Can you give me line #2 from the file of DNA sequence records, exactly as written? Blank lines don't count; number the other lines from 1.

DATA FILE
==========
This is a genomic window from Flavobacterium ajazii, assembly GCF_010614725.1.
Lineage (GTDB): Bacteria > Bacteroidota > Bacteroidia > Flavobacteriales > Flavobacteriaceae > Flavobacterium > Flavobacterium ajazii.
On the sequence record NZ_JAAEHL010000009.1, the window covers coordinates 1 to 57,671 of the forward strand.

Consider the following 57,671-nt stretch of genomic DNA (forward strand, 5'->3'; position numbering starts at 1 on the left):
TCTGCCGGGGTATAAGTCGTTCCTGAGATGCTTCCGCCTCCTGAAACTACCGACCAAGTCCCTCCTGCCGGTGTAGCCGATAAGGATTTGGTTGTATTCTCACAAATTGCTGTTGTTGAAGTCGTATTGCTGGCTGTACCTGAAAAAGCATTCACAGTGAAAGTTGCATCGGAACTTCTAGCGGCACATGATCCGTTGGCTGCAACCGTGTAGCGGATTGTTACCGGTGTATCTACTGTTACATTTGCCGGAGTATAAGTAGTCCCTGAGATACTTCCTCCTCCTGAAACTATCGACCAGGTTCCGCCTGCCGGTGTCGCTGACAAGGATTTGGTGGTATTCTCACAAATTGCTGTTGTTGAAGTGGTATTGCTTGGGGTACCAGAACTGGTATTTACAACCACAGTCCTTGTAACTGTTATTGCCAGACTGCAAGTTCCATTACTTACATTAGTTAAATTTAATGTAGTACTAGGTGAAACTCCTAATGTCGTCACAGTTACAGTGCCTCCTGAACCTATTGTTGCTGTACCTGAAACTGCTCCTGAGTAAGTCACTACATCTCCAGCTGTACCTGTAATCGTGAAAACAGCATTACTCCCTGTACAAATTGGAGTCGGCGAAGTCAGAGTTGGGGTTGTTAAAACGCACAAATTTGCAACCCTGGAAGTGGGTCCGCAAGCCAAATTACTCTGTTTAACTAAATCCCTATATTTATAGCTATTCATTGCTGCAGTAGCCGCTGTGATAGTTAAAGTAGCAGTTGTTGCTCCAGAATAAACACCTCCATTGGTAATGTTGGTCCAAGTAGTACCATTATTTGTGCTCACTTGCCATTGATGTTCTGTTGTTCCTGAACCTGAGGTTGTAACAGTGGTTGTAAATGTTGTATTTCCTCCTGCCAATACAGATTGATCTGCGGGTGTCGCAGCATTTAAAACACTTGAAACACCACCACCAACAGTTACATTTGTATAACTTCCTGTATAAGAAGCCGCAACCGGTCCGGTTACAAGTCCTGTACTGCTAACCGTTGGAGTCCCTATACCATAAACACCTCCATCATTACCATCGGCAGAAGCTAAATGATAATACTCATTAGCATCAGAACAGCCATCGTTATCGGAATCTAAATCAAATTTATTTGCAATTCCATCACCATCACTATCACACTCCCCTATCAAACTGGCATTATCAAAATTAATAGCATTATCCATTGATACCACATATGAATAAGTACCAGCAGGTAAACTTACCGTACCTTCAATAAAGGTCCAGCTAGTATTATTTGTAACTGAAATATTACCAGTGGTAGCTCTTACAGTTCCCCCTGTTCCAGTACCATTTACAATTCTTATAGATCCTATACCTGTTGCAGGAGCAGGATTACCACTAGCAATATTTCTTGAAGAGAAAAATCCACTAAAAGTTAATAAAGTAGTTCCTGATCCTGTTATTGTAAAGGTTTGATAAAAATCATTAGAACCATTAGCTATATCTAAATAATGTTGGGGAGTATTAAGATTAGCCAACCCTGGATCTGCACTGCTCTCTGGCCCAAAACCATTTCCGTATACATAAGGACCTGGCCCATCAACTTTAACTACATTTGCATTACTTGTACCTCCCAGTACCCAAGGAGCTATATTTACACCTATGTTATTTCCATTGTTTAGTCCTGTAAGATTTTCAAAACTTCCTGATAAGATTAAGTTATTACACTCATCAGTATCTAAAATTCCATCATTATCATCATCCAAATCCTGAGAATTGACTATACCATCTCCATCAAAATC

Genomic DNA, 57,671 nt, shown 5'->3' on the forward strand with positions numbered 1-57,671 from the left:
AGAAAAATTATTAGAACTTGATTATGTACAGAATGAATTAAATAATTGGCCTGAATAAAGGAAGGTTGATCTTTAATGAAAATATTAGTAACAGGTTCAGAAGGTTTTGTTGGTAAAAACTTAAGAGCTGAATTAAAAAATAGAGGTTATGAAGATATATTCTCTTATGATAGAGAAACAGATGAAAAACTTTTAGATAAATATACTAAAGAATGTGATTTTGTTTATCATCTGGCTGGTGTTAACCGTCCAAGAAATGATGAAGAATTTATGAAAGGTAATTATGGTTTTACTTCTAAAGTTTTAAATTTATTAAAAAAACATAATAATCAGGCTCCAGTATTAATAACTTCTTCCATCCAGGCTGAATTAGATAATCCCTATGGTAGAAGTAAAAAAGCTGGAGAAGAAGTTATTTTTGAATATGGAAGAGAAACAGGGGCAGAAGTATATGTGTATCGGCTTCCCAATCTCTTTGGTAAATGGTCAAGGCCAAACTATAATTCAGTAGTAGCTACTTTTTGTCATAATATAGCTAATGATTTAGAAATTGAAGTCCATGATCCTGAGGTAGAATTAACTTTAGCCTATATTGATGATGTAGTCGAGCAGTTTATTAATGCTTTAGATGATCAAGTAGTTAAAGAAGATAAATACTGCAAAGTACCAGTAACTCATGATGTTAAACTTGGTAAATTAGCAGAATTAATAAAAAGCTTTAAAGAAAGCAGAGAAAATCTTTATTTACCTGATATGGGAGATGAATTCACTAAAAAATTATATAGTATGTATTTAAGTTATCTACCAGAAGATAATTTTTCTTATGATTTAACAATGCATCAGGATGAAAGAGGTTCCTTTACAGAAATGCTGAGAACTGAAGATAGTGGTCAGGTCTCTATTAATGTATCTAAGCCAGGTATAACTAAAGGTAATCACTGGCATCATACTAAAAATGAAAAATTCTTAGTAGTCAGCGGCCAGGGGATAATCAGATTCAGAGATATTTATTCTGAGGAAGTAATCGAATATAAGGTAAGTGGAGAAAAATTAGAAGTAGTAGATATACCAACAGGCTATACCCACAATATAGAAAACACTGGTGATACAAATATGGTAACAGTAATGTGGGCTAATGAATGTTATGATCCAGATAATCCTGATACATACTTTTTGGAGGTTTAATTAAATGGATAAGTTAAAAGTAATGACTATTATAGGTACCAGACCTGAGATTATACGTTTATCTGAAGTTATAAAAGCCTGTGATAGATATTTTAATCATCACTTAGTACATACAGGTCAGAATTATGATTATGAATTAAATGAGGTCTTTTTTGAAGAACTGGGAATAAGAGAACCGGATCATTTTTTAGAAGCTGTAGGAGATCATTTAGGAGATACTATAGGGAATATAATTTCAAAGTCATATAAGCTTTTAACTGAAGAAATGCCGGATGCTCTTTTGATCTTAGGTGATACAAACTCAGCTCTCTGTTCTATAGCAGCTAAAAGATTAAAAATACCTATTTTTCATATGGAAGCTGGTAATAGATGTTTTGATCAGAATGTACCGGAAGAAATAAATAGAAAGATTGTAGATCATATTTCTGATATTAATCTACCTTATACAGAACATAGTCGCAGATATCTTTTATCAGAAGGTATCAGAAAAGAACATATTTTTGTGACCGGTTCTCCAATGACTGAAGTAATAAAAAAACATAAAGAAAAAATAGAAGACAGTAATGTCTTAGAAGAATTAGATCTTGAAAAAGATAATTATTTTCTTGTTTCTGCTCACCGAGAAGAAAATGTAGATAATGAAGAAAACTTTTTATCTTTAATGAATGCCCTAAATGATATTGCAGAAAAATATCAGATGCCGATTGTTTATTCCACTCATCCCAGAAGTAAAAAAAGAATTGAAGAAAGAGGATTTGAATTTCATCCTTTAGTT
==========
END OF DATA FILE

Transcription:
Lineage (GTDB): Bacteria > Bacteroidota > Bacteroidia > Flavobacteriales > Flavobacteriaceae > Flavobacterium > Flavobacterium ajazii.